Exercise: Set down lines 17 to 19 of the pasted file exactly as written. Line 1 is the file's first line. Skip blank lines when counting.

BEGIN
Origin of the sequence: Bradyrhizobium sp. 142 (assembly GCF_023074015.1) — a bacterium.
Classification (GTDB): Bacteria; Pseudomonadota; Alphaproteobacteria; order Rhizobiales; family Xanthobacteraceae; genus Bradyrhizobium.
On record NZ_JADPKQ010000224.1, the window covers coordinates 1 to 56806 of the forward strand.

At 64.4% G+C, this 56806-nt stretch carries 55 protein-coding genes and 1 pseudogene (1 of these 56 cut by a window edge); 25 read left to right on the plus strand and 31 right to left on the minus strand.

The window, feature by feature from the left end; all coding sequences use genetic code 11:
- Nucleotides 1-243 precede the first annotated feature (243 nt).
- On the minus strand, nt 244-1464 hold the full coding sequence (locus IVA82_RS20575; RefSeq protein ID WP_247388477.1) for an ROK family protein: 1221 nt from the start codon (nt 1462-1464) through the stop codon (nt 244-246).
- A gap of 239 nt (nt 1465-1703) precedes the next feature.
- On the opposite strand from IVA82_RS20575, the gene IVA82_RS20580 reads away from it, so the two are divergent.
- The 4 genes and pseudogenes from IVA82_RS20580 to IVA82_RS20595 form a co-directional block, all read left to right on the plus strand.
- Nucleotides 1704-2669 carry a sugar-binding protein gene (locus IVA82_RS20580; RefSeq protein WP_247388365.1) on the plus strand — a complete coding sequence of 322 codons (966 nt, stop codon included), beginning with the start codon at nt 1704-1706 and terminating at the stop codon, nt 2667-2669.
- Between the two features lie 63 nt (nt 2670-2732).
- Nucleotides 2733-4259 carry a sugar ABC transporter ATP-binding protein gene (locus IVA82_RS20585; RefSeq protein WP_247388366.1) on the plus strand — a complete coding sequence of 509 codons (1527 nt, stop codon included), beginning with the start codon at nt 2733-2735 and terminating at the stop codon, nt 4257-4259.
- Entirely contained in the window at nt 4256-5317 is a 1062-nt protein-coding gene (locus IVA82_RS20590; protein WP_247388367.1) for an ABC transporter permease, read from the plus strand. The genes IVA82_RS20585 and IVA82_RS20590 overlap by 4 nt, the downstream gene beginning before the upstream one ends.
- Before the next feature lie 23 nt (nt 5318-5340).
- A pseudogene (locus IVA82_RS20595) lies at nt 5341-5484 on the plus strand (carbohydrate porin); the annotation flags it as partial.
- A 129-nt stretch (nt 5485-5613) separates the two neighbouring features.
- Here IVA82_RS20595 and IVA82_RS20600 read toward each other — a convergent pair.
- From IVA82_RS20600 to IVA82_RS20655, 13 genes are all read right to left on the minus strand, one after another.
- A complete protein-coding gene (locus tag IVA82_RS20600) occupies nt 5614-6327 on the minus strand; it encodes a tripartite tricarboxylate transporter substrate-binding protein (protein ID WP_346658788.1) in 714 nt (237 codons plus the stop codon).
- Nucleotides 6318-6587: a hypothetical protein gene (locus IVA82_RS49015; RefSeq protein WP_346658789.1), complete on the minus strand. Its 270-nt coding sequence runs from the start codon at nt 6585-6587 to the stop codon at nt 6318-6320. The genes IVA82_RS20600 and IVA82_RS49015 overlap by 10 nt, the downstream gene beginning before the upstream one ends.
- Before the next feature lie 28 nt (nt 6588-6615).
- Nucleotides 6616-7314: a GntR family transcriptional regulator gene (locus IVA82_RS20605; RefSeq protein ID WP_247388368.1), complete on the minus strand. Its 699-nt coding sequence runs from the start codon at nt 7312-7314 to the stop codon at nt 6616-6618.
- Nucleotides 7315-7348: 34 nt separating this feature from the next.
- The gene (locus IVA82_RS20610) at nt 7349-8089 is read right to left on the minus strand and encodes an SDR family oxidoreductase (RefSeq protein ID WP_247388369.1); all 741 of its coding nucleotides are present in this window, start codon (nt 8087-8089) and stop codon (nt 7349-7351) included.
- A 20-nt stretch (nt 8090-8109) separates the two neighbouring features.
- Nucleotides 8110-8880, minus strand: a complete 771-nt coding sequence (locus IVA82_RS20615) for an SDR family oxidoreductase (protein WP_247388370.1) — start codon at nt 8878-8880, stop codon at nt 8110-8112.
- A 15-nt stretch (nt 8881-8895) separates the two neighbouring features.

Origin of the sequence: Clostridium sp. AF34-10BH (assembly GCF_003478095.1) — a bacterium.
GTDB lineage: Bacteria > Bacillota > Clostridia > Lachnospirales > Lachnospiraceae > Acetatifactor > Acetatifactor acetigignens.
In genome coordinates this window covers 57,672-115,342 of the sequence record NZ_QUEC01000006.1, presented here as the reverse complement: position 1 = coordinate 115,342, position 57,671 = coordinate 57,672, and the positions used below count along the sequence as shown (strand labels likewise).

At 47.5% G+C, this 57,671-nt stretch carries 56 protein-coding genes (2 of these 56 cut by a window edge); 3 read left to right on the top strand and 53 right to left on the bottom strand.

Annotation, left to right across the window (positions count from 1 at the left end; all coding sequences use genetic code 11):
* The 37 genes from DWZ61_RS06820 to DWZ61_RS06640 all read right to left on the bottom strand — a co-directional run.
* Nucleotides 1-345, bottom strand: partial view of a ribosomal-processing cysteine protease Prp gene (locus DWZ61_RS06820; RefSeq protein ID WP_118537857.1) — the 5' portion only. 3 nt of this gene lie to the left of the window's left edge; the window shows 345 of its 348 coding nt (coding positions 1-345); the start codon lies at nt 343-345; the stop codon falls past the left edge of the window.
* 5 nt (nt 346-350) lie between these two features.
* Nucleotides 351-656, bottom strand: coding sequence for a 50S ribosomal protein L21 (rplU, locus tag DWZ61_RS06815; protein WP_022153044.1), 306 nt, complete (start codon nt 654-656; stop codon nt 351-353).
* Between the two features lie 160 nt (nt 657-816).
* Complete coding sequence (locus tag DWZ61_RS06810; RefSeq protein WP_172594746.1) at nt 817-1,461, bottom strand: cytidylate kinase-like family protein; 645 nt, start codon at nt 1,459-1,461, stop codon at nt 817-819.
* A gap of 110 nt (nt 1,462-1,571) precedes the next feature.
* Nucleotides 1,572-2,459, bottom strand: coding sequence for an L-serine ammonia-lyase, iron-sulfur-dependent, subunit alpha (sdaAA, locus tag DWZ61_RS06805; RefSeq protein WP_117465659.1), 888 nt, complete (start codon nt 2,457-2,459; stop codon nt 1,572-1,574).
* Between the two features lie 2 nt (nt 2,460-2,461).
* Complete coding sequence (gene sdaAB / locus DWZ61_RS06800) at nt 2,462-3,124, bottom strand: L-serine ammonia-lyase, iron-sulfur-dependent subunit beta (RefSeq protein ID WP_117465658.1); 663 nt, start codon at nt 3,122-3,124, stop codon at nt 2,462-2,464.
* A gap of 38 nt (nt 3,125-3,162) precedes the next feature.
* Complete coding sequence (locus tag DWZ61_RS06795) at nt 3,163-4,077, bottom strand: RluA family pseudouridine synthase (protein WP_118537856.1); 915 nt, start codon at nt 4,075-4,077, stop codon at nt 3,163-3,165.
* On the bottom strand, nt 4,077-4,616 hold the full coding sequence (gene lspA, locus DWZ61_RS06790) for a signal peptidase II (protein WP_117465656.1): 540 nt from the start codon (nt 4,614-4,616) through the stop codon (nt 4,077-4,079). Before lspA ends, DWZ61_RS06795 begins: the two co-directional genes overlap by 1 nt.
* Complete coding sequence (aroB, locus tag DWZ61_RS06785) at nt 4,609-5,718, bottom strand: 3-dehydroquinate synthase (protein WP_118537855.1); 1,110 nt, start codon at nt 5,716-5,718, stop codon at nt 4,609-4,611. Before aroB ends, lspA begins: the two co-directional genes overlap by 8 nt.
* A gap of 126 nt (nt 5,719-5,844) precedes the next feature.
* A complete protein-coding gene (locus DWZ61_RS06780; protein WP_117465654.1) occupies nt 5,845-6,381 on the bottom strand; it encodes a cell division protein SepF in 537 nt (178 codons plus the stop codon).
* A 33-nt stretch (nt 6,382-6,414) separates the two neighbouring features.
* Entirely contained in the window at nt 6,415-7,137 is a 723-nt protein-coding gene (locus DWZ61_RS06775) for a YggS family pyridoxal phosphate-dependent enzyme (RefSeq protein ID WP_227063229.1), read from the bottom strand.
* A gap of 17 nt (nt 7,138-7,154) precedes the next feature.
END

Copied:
- A 129-nt stretch (nt 5485-5613) separates the two neighbouring features.
- Here IVA82_RS20595 and IVA82_RS20600 read toward each other — a convergent pair.
- From IVA82_RS20600 to IVA82_RS20655, 13 genes are all read right to left on the minus strand, one after another.